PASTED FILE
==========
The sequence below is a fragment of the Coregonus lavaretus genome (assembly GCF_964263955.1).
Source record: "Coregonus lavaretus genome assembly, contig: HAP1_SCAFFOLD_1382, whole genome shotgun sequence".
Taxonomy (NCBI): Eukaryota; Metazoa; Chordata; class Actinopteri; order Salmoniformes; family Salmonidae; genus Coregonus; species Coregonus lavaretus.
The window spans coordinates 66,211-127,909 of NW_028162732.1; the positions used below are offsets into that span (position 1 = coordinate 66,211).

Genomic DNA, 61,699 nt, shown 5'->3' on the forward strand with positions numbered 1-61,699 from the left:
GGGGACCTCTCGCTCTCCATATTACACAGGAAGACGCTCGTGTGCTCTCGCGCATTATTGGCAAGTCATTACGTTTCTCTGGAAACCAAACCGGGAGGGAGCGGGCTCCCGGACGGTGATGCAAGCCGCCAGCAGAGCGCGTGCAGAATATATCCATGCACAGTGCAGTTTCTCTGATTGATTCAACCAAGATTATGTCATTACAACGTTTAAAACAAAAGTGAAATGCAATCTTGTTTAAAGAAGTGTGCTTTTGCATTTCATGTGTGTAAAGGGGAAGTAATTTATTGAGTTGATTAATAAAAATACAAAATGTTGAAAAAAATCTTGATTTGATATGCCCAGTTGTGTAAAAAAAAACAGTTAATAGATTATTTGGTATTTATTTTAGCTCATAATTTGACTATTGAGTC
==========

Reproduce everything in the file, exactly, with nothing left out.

The sequence below is a fragment of the Coregonus lavaretus genome (assembly GCF_964263955.1).
Source record: "Coregonus lavaretus genome assembly, contig: HAP1_SCAFFOLD_1382, whole genome shotgun sequence".
Taxonomy (NCBI): Eukaryota; Metazoa; Chordata; class Actinopteri; order Salmoniformes; family Salmonidae; genus Coregonus; species Coregonus lavaretus.
The window spans coordinates 66,211-127,909 of NW_028162732.1; the positions used below are offsets into that span (position 1 = coordinate 66,211).

Genomic DNA, 61,699 nt, shown 5'->3' on the forward strand with positions numbered 1-61,699 from the left:
GGGGACCTCTCGCTCTCCATATTACACAGGAAGACGCTCGTGTGCTCTCGCGCATTATTGGCAAGTCATTACGTTTCTCTGGAAACCAAACCGGGAGGGAGCGGGCTCCCGGACGGTGATGCAAGCCGCCAGCAGAGCGCGTGCAGAATATATCCATGCACAGTGCAGTTTCTCTGATTGATTCAACCAAGATTATGTCATTACAACGTTTAAAACAAAAGTGAAATGCAATCTTGTTTAAAGAAGTGTGCTTTTGCATTTCATGTGTGTAAAGGGGAAGTAATTTATTGAGTTGATTAATAAAAATACAAAATGTTGAAAAAAATCTTGATTTGATATGCCCAGTTGTGTAAAAAAAAACAGTTAATAGATTATTTGGTATTTATTTTAGCTCATAATTTGACTATTGAGTC